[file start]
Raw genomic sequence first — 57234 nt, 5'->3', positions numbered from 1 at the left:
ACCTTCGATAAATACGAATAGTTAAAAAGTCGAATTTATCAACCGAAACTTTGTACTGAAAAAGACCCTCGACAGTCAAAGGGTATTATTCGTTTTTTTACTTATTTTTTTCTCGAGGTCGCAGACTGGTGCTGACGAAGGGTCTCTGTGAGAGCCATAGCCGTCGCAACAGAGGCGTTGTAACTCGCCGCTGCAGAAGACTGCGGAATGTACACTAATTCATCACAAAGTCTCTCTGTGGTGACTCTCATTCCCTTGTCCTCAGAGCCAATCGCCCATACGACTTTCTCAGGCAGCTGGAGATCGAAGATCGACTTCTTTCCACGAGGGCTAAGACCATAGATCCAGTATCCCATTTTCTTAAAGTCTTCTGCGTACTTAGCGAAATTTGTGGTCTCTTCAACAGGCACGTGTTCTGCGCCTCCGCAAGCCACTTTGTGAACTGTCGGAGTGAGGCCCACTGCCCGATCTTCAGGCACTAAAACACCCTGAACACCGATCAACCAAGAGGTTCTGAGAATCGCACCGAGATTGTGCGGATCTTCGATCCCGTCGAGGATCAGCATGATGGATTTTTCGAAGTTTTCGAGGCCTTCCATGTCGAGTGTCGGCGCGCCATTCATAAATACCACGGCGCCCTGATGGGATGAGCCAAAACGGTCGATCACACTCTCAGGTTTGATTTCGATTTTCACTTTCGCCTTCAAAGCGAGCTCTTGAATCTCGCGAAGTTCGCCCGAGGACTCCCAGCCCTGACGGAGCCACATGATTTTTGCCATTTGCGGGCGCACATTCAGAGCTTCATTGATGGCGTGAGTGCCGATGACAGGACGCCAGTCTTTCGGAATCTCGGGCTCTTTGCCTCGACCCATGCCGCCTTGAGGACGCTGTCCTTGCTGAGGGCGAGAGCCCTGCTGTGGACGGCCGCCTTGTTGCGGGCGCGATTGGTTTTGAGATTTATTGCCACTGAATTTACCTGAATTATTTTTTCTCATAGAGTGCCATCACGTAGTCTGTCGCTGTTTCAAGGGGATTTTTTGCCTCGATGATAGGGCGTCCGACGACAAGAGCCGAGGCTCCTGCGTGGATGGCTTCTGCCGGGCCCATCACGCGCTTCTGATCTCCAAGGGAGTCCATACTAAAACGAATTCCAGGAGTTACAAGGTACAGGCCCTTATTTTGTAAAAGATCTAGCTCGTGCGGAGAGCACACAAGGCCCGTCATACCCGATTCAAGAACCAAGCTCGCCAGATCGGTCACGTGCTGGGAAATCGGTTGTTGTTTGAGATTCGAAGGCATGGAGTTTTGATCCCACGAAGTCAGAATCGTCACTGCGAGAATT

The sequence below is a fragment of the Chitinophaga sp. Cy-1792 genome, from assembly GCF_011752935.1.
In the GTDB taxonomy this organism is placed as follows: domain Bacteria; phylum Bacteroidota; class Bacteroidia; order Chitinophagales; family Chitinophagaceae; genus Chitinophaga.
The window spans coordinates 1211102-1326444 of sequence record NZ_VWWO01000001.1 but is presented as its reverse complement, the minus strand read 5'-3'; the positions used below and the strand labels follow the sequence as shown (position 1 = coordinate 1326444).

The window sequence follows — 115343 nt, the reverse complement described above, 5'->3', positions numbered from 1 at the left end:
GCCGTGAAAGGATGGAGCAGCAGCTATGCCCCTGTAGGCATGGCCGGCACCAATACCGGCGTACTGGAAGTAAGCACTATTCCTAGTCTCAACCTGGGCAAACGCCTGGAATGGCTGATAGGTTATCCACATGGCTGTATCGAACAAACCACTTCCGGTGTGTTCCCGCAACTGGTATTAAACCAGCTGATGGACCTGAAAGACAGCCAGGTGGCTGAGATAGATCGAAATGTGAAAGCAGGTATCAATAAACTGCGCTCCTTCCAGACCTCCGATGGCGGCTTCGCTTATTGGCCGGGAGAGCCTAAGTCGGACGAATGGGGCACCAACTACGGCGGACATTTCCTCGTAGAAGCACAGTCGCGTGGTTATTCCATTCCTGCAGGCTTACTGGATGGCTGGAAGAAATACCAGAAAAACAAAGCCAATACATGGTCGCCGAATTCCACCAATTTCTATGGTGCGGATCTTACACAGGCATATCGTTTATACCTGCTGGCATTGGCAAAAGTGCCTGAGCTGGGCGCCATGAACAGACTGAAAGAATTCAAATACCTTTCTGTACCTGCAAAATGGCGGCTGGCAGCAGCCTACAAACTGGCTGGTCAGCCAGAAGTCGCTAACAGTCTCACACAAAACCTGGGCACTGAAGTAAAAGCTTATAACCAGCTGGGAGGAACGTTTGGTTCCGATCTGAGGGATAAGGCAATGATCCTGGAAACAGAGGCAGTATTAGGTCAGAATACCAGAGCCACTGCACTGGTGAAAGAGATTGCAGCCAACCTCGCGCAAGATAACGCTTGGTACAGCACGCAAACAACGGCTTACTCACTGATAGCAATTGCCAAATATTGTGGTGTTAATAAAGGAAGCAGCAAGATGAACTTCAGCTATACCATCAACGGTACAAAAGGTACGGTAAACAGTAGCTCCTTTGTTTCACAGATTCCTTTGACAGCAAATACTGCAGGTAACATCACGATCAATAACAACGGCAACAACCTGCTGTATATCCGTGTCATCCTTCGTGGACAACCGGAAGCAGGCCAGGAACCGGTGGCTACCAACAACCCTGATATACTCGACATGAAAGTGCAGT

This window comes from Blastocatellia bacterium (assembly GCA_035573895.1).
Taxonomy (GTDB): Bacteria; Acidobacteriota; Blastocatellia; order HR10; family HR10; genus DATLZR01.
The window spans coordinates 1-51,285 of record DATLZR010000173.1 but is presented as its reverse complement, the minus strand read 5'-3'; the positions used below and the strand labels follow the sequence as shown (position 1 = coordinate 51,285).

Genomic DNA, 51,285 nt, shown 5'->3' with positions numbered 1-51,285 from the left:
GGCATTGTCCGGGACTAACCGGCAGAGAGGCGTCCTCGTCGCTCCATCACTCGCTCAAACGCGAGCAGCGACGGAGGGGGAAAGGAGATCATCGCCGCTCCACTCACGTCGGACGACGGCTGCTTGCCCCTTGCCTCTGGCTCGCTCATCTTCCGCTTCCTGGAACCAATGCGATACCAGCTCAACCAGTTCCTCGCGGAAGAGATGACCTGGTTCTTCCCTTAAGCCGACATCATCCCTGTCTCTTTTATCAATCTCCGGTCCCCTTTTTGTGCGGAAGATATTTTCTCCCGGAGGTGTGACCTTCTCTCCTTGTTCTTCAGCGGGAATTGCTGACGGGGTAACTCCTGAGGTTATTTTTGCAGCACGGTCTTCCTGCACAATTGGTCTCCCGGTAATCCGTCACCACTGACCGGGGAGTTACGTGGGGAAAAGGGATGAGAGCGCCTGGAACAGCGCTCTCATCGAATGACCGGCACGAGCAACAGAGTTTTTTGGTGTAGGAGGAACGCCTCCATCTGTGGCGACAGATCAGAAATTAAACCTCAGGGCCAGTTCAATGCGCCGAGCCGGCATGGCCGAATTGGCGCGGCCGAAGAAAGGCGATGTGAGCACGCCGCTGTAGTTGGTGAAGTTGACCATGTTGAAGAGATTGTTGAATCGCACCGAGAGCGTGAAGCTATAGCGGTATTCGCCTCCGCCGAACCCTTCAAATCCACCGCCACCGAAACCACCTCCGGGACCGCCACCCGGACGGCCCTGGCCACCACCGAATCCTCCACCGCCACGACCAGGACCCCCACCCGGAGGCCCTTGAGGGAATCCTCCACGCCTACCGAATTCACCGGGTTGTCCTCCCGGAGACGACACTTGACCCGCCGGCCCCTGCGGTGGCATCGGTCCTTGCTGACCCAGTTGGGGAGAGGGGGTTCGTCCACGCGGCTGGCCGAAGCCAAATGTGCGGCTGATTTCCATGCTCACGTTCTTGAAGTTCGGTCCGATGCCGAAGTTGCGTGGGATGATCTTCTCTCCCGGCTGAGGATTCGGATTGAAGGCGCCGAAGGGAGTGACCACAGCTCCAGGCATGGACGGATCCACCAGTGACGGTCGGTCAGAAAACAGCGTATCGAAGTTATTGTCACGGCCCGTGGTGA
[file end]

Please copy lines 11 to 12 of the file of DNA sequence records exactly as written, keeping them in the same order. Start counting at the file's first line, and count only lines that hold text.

Genomic DNA, 51,285 nt, shown 5'->3' with positions numbered 1-51,285 from the left:
GGCATTGTCCGGGACTAACCGGCAGAGAGGCGTCCTCGTCGCTCCATCACTCGCTCAAACGCGAGCAGCGACGGAGGGGGAAAGGAGATCATCGCCGCTCCACTCACGTCGGACGACGGCTGCTTGCCCCTTGCCTCTGGCTCGCTCATCTTCCGCTTCCTGGAACCAATGCGATACCAGCTCAACCAGTTCCTCGCGGAAGAGATGACCTGGTTCTTCCCTTAAGCCGACATCATCCCTGTCTCTTTTATCAATCTCCGGTCCCCTTTTTGTGCGGAAGATATTTTCTCCCGGAGGTGTGACCTTCTCTCCTTGTTCTTCAGCGGGAATTGCTGACGGGGTAACTCCTGAGGTTATTTTTGCAGCACGGTCTTCCTGCACAATTGGTCTCCCGGTAATCCGTCACCACTGACCGGGGAGTTACGTGGGGAAAAGGGATGAGAGCGCCTGGAACAGCGCTCTCATCGAATGACCGGCACGAGCAACAGAGTTTTTTGGTGTAGGAGGAACGCCTCCATCTGTGGCGACAGATCAGAAATTAAACCTCAGGGCCAGTTCAATGCGCCGAGCCGGCATGGCCGAATTGGCGCGGCCGAAGAAAGGCGATGTGAGCACGCCGCTGTAGTTGGTGAAGTTGACCATGTTGAAGAGATTGTTGAATCGCACCGAGAGCGTGAAGCTATAGCGGTATTCGCCTCCGCCGAACCCTTCAAATCCACCGCCACCGAAACCACCTCCGGGACCGCCACCCGGACGGCCCTGGCCACCACCGAATCCTCCACCGCCACGACCAGGACCCCCACCCGGAGGCCCTTGAGGGAATCCTCCACGCCTACCGAATTCACCGGGTTGTCCTCCCGGAGACGACACTTGACCCGCCGGCCCCTGCGGTGGCATCGGTCCTTGCTGACCCAGTTGGGGAGAGGGGGTTCGTCCACGCGGCTGGCCGAAGCCAAATGTGCGGCTGATTTCCATGCTCACGTTCTTGAAGTTCGGTCCGATGCCGAAGTTGCGTGGGATGATCTTCTCTCCCGGCTGAGGATTCGGATTGAAGGCGCCGAAGGGAGTGACCACAGCTCCAGGCATGGACGGATCCACCAGTGACGGTCGGTCAGAAAACAGCGTATCGAAGTTATTGTCACGGCCCGTGGTGA